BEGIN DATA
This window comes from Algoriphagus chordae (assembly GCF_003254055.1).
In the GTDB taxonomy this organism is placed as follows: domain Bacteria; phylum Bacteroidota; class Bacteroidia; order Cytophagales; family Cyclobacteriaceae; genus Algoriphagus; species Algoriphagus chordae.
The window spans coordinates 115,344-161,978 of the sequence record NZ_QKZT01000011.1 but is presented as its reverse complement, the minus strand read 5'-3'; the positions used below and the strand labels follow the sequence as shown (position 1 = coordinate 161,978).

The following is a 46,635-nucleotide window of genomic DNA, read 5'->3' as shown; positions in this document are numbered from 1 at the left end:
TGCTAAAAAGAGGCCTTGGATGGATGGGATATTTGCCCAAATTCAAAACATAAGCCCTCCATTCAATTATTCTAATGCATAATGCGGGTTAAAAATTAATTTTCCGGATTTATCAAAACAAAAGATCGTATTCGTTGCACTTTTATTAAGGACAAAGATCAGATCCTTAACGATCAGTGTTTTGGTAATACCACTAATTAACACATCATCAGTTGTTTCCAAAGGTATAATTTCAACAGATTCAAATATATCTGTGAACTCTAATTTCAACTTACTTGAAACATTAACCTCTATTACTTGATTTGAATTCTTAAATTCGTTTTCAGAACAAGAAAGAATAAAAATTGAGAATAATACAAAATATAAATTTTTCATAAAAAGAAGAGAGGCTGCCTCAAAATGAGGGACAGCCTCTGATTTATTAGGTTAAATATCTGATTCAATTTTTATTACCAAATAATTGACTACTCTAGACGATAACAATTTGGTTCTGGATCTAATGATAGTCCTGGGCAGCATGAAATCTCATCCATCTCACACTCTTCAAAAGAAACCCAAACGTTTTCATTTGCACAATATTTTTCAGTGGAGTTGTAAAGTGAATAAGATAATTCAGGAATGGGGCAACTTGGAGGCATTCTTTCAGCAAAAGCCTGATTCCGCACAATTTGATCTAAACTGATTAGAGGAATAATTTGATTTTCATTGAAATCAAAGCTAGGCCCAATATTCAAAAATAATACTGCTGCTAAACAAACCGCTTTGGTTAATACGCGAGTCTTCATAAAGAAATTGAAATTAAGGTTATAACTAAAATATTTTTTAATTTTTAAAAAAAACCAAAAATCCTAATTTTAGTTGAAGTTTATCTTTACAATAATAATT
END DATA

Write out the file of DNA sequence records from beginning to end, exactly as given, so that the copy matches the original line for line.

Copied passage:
This window comes from Algoriphagus chordae (assembly GCF_003254055.1).
In the GTDB taxonomy this organism is placed as follows: domain Bacteria; phylum Bacteroidota; class Bacteroidia; order Cytophagales; family Cyclobacteriaceae; genus Algoriphagus; species Algoriphagus chordae.
The window spans coordinates 115,344-161,978 of the sequence record NZ_QKZT01000011.1 but is presented as its reverse complement, the minus strand read 5'-3'; the positions used below and the strand labels follow the sequence as shown (position 1 = coordinate 161,978).

The following is a 46,635-nucleotide window of genomic DNA, read 5'->3' as shown; positions in this document are numbered from 1 at the left end:
TGCTAAAAAGAGGCCTTGGATGGATGGGATATTTGCCCAAATTCAAAACATAAGCCCTCCATTCAATTATTCTAATGCATAATGCGGGTTAAAAATTAATTTTCCGGATTTATCAAAACAAAAGATCGTATTCGTTGCACTTTTATTAAGGACAAAGATCAGATCCTTAACGATCAGTGTTTTGGTAATACCACTAATTAACACATCATCAGTTGTTTCCAAAGGTATAATTTCAACAGATTCAAATATATCTGTGAACTCTAATTTCAACTTACTTGAAACATTAACCTCTATTACTTGATTTGAATTCTTAAATTCGTTTTCAGAACAAGAAAGAATAAAAATTGAGAATAATACAAAATATAAATTTTTCATAAAAAGAAGAGAGGCTGCCTCAAAATGAGGGACAGCCTCTGATTTATTAGGTTAAATATCTGATTCAATTTTTATTACCAAATAATTGACTACTCTAGACGATAACAATTTGGTTCTGGATCTAATGATAGTCCTGGGCAGCATGAAATCTCATCCATCTCACACTCTTCAAAAGAAACCCAAACGTTTTCATTTGCACAATATTTTTCAGTGGAGTTGTAAAGTGAATAAGATAATTCAGGAATGGGGCAACTTGGAGGCATTCTTTCAGCAAAAGCCTGATTCCGCACAATTTGATCTAAACTGATTAGAGGAATAATTTGATTTTCATTGAAATCAAAGCTAGGCCCAATATTCAAAAATAATACTGCTGCTAAACAAACCGCTTTGGTTAATACGCGAGTCTTCATAAAGAAATTGAAATTAAGGTTATAACTAAAATATTTTTTAATTTTTAAAAAAAACCAAAAATCCTAATTTTAGTTGAAGTTTATCTTTACAATAATAATT